Bruises in Children: Normal or Child Abuse?

Tomika S. Harris, DNP, MSN, CPNP


J Pediatr Health Care. 2010;24(4):216-221. 

In This Article

Communicating with the Family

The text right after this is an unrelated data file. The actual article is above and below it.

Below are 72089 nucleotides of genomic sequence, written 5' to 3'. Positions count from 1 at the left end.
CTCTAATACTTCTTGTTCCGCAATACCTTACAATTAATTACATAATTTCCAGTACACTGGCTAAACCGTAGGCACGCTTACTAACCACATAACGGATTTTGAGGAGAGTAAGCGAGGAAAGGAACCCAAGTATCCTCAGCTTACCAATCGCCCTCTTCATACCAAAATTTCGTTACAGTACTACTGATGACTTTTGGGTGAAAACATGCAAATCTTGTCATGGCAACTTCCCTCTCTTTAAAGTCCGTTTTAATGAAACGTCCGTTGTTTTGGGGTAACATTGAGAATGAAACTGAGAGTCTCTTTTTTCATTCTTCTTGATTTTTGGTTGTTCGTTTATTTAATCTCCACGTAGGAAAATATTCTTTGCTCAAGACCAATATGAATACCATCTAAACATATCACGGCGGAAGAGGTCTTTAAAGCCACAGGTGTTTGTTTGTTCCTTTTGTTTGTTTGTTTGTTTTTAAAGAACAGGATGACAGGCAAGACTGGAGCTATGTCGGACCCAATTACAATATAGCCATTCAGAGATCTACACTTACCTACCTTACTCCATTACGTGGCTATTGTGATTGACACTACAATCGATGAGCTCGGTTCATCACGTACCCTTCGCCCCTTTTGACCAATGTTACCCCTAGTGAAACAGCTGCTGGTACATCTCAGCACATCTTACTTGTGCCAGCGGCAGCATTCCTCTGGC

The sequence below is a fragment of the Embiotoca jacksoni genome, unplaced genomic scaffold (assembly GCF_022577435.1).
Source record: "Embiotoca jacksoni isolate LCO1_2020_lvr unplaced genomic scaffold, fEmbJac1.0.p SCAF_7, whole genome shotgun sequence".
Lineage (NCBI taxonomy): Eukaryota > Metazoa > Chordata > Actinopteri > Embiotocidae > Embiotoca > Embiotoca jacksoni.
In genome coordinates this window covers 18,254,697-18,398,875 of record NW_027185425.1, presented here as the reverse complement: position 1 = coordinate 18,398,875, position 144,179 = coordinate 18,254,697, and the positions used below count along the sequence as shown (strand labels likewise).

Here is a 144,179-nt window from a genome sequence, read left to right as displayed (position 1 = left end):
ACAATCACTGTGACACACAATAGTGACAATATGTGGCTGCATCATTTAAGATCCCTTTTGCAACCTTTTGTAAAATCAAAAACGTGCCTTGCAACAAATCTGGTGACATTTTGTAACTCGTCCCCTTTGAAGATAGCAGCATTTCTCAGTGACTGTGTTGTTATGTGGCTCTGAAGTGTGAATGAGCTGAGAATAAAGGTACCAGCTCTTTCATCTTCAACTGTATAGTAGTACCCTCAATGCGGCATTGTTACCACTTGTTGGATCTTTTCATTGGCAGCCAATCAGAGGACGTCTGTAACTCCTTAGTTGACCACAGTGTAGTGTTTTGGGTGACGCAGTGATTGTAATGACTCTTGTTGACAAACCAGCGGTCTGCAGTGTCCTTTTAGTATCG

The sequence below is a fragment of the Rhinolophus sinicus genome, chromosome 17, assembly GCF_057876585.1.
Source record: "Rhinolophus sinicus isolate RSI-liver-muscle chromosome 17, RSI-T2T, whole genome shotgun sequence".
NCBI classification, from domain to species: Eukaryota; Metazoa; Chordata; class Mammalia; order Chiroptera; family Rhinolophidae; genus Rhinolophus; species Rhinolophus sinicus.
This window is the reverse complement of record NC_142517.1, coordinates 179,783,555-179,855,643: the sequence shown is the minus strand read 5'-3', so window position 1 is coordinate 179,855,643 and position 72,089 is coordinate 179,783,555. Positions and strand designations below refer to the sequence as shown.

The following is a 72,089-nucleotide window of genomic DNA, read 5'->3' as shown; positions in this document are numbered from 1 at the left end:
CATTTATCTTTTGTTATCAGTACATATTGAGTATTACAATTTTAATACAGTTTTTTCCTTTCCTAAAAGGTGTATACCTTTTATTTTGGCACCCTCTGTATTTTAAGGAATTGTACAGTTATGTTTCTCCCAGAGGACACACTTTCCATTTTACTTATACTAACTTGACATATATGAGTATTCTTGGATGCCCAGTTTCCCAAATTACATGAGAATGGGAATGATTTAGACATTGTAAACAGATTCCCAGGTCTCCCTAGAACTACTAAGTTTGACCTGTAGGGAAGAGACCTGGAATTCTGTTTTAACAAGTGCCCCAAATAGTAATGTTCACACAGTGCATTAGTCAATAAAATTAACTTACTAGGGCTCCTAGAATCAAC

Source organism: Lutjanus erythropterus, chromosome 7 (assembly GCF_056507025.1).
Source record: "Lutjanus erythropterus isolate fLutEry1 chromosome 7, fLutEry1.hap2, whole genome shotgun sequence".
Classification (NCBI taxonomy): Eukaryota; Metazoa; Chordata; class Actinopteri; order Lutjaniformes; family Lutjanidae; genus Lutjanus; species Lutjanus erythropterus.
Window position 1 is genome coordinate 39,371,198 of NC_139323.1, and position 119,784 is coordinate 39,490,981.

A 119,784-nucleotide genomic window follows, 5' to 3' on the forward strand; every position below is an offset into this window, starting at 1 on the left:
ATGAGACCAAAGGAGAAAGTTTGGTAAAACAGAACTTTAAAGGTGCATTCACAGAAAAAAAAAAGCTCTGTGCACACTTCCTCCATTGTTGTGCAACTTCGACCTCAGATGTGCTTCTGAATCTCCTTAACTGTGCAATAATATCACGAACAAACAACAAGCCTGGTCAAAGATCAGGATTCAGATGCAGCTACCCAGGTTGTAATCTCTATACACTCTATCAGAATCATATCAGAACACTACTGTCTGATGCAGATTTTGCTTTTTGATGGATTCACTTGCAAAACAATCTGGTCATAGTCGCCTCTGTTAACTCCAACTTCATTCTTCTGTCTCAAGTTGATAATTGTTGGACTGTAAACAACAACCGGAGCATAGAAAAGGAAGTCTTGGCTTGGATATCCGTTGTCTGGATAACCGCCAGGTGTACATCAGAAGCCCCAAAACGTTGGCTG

When performing an assessment to determine the cause of a bruise, it is important to be sensitive to the needs of the child and family. The family should be approached in an objective, non-judgmental manner regardless of the cause of the injury. Additionally, the extent and purpose of the examination should be explained. If abuse is suspected, caregivers should be informed and told that information obtained will be reported to child protective services. This information often provokes strong feelings in the family and child. Providing information regarding mandated state child abuse reporting laws may help caregivers understand why reporting is necessary. Health care providers should be knowledgeable about local child protective services agencies and their role in cases of suspected child abuse, and this information should be explained to the family in detail. If abuse is not suspected, the family should be informed of possible causes of the bruising based on the history, physical examination, and any additional medical work-up.


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